If the city refinances much of its current debt with these historic low rates, it will save enough to cover both pension obligations and health care costs for years. If the public can get the city leaders to stop spending so freely on other things, it can even pay down much of the debts related to pensions and capital works, an austerity budget for ten years making the city finances superior to any others in the state.

    By assigning some of the total employee costs to various enterprise funds as other communities do, this process can be accelerated, the city further able to complete this financial makeover by working in conjunction with the county and state on projects such as the crime lab. Does it mean cutting some popular programs, yes, but in using a life cycle costing approach and fiscal restraint, the growth of the city and strength of its finances would be assured.

    Cutting medical support to employees family is not a good idea unless you want to put many of them out of the system but the idea might be fairer to those who are single that currently subsidize those with large families.

    Bilking, as the other guy said, the police pension is only 80% funded because the city made a conscious choice to underfund it. Its costs will go up because their deferred retirement program is finally accommodating their hiring spree of the late 1980′s to mid 1990′s. The good news is that if their market returns hold true for several more years, all amounts in excess of the maximum 7% interest they earn will go to boost the bottom line of the pension itself. It might not happen every year but historically it happens more often than not and by a fair amount, many millions of dollars placed in their system without an extra penny from taxes.

  6. Houston citizen says:

    The reasons the pension systems are set up the way they are are to protect the thousands of honorable people who serve this city and make it what it is. The city itself agreed to these circumstances when the systems were so bad the city wanted to wash their hands of them, much like they want to push out the jails to the county now. When the hard working people of Houston was able to turn the systems around, now the city wants at them. These pension systems are this way because historically, the city does not take the responsibility to sustain them and the state makes it a law that they will. There are thousands of people who have worked many more years than this mayor will be in office to secure a future for themselves. This used to be supported by even the private sector, but it is sad that it is not. While the Mayor gives Kroger sales tax breaks ( http://blog.chron.com/houstonpolitics/2011/10/2-5-million-tax-break-for-kroger/#comments ) she wants to fleece the people who make this city work. Every time the city gives a sales tax break, it’s not like the customers of Houston don’t pay those sales taxes, the business just keeps it. Kroger and Wal Mart are two that have received them and I personally don’t believe that two companies that make more than the general budget of Houston needs them. Those proposed “created jobs” are not created by Kroger, they are created by the taxpayer. Give me $2.5 million dollars and I can create 200 jobs also. Kroger and Wal Mart are not that valuable, Houstonians are that valuable.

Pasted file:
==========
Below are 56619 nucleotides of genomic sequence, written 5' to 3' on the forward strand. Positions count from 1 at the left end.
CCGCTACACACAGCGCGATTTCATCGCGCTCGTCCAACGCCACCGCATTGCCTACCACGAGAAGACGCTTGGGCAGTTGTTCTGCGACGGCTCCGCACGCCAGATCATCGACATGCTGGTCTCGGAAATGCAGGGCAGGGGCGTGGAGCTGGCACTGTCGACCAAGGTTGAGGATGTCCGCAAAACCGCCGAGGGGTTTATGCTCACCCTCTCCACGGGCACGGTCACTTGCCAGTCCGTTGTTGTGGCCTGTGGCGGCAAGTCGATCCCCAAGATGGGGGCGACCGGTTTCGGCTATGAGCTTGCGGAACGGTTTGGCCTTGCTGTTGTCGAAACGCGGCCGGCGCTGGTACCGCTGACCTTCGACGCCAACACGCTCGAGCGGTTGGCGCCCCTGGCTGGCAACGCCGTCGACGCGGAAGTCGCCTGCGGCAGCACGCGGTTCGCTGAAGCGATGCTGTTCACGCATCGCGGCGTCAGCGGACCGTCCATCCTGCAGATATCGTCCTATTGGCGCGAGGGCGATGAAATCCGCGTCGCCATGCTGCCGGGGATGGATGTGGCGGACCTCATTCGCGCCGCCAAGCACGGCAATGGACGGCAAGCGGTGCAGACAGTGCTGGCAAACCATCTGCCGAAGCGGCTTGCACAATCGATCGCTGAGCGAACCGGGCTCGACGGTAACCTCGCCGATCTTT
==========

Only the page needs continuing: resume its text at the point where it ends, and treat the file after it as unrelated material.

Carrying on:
7. Jules says:

    Hlouston Citizen, I totally agree. And HEB got one too – just for “contemplating” closing the Gulfgate HEB.

  8. Joseph Houston says:

    Target also received such a break as do some of the upscale neighborhoods in the form of Tax Increment Reinvestment Zones (TIRZ). What is not spoken of very much is that these handouts to retail outlets DO NOT create any net jobs, all it does is shuffle existing jobs around the city. By opening a Krogers north of Washington Avenue, it merely draws existing sales away from the Montrose location and the store off of 11th. The accounting process justifying these giveaways requires the use of blinders, the kind of accounting no one would use on a successful business.

    Cut loose such deals, TIRZs, and any number of frill spending to free up the needed money. Then, reissue bond debt at the current historically low rates available for more funds, sitting down with employees to discuss the matter in a holistic sense rather than just tell the employees they get too much.

    I’m curious is Kuff is going at ask Ms. Parker about her statement anytime soon though: “Parker intends to go to Austin again next year. First, however, she intends to lay out a plan publicly. She said Thursday she will craft the specifics of that plan during the next three months.” The three months is up next week and she is legally prohibited from talking smack about the pensions per their agreement last year to defer even more pension contributions. The budget workshops should be going full steam ahead on figuring what to do but let us see what she has to say about her promises now.

  9. [...] can see a copy of the lawsuit here. As the story notes, Mayor Parker spoke of this back in February. The story at the time said “the city wants information on beneficiaries of a deferred option [...]